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How to uninstall driver from recovery environment on Windows 10

If your computer won't boot after installing a device driver, you can use these steps to remove it and fix the problem using the Windows Recovery Environment and a few command lines.

Uninstall driver won't Windows 10 won't boot

On Windows 10, sometimes, a third-party driver can prevent your device from starting correctly because of compatibility issues or other problems. When this happens, usually, you can simply restart the device in Safe mode to remove the problematic driver or use a System Restore Point to return to the last good known state.

However, there will be times that your computer won’t even start in Safe mode and the restore point will fail (trust me, it happened to me, that’s the reason I’m writing this guide).

If Windows 10 can’t start after installing a device driver, and Safe mode and System Restore Point won’t work, you can use the Windows Recovery Environment to uninstall third-party drivers manually using the Deployment Image Servicing and Management (DISM) command-line tool to resolve the issue.

In this guide, you’ll learn the steps to uninstall an incompatible driver from the recovery environment that’s causing Windows 10 not to start correctly.

How to uninstall driver when Windows 10 won’t start

To remove an incompatible driver that won’t let Windows 10 to boot correctly, use these steps:

  1. Create a Windows 10 USB bootable media.

  2. Change your device Basic Input Output System (BIOS) settings to start from the bootable media. (This process usually requires to press one of the function keys (F1, F2, F3, F10, or F12), the ESC or Delete key. For more accurate instructions, visit your PC manufacturer’s support website.)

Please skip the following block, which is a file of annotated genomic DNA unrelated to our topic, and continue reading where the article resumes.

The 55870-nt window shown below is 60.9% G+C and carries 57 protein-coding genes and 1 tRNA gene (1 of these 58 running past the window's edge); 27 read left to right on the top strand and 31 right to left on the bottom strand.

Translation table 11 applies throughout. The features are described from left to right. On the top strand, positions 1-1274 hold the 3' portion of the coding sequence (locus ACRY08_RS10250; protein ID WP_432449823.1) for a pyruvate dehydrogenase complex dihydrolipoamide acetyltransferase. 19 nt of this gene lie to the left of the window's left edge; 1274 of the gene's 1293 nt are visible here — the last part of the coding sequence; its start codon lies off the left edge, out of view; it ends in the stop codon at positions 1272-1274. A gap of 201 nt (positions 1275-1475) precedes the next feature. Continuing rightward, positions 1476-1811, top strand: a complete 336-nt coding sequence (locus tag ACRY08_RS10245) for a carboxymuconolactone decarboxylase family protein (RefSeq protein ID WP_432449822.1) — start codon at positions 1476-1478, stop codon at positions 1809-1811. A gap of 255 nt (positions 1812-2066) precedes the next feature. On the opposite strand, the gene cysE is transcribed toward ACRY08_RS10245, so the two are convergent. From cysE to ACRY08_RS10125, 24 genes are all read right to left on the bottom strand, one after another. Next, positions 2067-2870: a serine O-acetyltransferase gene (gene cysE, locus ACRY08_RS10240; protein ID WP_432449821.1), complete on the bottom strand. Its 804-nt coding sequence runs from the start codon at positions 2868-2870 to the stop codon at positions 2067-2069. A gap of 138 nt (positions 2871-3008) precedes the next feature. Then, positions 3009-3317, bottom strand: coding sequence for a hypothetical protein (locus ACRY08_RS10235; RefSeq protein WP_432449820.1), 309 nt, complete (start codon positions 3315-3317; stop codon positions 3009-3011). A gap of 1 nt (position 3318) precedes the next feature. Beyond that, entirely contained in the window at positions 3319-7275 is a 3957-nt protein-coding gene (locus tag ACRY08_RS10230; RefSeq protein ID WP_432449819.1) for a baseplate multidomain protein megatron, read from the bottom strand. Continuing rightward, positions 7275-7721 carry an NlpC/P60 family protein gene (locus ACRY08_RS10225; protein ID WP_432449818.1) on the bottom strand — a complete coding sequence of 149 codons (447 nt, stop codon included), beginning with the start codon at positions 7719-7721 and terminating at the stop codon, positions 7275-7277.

3. Start computer with USB bootable media.

  4. Click the Next button.

  5. Click the Repair your computer option in the bottom-left corner.

    Windows 10 Setup repair your computer option
    Windows 10 Setup repair your computer option
  6. Click on Troubleshoot.

    Windows 10 Recovery Environment troubleshoot option
    Windows 10 Recovery Environment troubleshoot option
  7. Click on Command Prompt.

    Windows 10 Recovery Environment Command Prompt option
    Windows 10 Recovery Environment Command Prompt option
  8. When your device starts in Command Prompt, it’ll start on X:\Sources. Now you need to move to the drive letter where Windows 10 is installed. While the operating system is installed on C:\, when you boot your computer on recovery mode, this drive letter changes to something else. However, in most cases the drive letter is D: or E:. Type the following command to enter into the correct drive where Windows is installed, and press Enter:

    e:
  9. Type the following command to verify you’re in the correct drive and press Enter: dir If you see the Windows folder, you’re in the correct drive letter, if not, go back to step 5 and try another letter.

    dir
    Check Windows 10 installation drive
    Check Windows 10 installation drive

    If you see the Windows folder, you’re in the correct drive letter, if not, go back to step 5 and try another letter.

  10. Type the following command to generate a list of all the installed drivers and press Enter:

    dism /image:e:\ /get-drivers
    DISM Get-Drivers command
    DISM Get-Drivers command

    In the command, make sure to change e: for the driver of your installation of Windows 10

  11. Note the “Publisher Name” of the problematic driver. The “Original File Name” and “Provider Name” will help you indent the driver too. (Installed third-party drivers will usually carry the oem0.inf, oem1.inf, and so on. The number is the order of installation, which means that the last driver you installed will have the highest number.)

    DISM list of drivers
    DISM list of drivers
  12. (Optional) Type the following command to view more information about the driver and press Enter:

    dism /image:e:\ /get-driverinfo /driver:oem1.inf

    In the command, make sure to change e: for the drive of your Windows 10 installation, and change the oem1.inf for the name of the driver that you’re trying to remove.

  13. Type the following command to remove the problematic driver to make your device bootable again and press Enter:

    dism /image:e:\ /remove-driver /driver:oem1.inf
    DISM Remove-Driver command
    DISM Remove-Driver command

    In the command, make sure to change e: for the drive of your Windows 10 installation, and change the oem1.inf for the name of the driver that you’re trying to remove.

  14. Click the X to close the console.

  15. Click on Continue.

Once you complete the steps, the device will reboot and Windows 10 should start normally.